Even if you can’t see it, decades-old back-office technology can result in problems for both the hotel and guest at the end of a stay. Sometimes a guest finds an additional charge for a service or item they didn’t order. More often than not, this is a data integration issue. Consider: When you request room service, multiple back-end systems have to speak to each other. Someone took an order on your phone from the room and punched it into the point-of-sale system at the restaurant downstairs. Multiple systems have to communicate with each other to pass on the purchase history that leads to an accurate bill. When that doesn't happen, mistakes are made.

Hoteliers are similarly limited by their technology options when managing chargebacks. Hotels lose about 1-2 percent of their revenue to chargebacks. Even though we live in a digital world, many hoteliers are still using an old-school paperwork approach. Printouts for every guest, that could range anywhere from 50 to 200 sheets of paper nightly, are stored in a backroom with multiple years’ worth of stored records. To dispute a chargeback, a hotel employee is forced to dig through files to find the exact signature from an order.

The brands themselves are partly responsible for this issue. Hotel franchise owners and operators are left to vet and select their own vendors – which software or service to use for time tracking, payroll and revenue tracking. Hoteliers often aren’t offered enough helpful tools to manage their operations.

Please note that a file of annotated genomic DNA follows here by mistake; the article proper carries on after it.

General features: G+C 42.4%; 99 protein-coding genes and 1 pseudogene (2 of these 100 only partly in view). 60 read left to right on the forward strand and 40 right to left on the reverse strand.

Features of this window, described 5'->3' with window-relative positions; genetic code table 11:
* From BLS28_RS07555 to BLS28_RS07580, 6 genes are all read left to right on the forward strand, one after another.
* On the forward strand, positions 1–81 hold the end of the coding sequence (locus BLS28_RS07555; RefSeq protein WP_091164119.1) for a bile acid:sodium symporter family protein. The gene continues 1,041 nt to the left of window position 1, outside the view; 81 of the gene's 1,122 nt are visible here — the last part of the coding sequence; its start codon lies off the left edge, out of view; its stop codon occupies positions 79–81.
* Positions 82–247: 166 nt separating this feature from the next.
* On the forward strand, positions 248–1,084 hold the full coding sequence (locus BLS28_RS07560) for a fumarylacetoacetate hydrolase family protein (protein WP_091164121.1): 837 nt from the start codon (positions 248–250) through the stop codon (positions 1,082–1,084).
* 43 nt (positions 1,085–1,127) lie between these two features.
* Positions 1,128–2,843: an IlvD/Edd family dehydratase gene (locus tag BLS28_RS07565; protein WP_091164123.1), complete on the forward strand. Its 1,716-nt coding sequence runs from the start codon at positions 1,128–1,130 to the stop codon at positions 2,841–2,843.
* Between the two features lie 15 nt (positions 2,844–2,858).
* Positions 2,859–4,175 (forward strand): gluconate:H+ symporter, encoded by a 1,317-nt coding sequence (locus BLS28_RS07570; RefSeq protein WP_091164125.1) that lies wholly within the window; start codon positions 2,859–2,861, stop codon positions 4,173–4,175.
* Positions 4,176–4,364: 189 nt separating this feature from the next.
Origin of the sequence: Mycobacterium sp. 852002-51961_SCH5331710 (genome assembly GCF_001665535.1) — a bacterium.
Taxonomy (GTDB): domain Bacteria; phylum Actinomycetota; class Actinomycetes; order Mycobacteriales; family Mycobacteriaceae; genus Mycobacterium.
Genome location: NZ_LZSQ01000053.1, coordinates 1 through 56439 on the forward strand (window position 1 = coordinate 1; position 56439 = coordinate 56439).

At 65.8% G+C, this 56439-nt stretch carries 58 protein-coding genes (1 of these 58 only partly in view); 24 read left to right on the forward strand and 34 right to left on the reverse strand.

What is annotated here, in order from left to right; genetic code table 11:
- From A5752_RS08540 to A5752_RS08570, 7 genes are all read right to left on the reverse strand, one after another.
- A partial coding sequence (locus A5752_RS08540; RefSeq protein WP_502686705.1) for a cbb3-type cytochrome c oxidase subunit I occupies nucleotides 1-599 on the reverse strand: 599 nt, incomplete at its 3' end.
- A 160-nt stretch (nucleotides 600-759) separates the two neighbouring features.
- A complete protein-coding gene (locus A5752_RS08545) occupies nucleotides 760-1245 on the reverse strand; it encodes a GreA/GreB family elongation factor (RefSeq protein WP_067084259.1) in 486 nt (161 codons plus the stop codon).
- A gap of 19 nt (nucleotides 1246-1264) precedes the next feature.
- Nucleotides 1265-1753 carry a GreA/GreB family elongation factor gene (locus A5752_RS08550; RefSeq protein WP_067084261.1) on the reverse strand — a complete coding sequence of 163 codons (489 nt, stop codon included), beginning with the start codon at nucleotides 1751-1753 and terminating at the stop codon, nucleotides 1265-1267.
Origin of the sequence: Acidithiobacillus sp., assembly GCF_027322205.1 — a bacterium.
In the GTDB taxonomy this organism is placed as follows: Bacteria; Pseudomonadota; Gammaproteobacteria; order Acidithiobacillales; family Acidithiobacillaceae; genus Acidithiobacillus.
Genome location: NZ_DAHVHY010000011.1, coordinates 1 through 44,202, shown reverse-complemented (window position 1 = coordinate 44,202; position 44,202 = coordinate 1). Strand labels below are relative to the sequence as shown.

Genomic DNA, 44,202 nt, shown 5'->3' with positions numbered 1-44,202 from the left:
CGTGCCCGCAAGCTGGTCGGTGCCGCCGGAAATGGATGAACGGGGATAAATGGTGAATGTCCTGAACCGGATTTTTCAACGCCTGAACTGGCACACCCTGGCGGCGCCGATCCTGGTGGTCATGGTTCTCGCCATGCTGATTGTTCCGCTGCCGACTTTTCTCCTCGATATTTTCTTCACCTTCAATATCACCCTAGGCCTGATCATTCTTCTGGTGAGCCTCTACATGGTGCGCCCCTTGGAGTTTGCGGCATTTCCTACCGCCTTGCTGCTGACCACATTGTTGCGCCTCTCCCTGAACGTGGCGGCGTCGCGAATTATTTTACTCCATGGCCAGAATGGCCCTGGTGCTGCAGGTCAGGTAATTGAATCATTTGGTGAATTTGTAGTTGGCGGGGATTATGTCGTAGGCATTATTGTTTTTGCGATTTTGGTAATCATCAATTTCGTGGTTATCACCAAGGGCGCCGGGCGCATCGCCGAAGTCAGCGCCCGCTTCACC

Technology on the Horizon for Hoteliers

The hospitality industry should be looking to technology for three things specifically: simplification, standardization, and automation. By optimizing existing systems with new and innovative software, hotels are equipping themselves to do more with less.

Some ideas are still being workshopped. On the labor side, imagine an Uber or Instacart for hotel housekeeping – a push-button service that calls on a pool of background-checked, skilled gig workers. Contractors who value flexibility can work a two-hour shift here, a five-hour shift there, and get paid immediately. Hotels can modulate labor with hotel needs in real time. On the revenue side, hotels can take another page from the rideshare playbook, using technology to adjust their rates – surge pricing – when demand or other situations change.

Other technologies are already here. Artificial intelligence is automating accounting software and providing real-time visibility into a hotel’s cash flow, empowering hoteliers to make instant adjustments and encouraging more productive collaboration among back-office teams. In an environment of rising inflation and economic instability, consider upgrading your back-office technology, renegotiating with vendors and rethinking expense allocation. Knowing precisely when and how much to increase rates to offset costs is mission critical.

Many of the folks who have left hotel work in recent years are not coming back, meaning that hoteliers will increasingly need to turn to technology out of necessity. That may range from room-service robots to AI-powered accounting automation software that frees up their back-office staff from manual bookkeeping to focus on the guest experience.

 

ABOUT THE AUTHOR

Sugam Pandey is the co-founder & CTO of Docyt, an accounting automation software platform.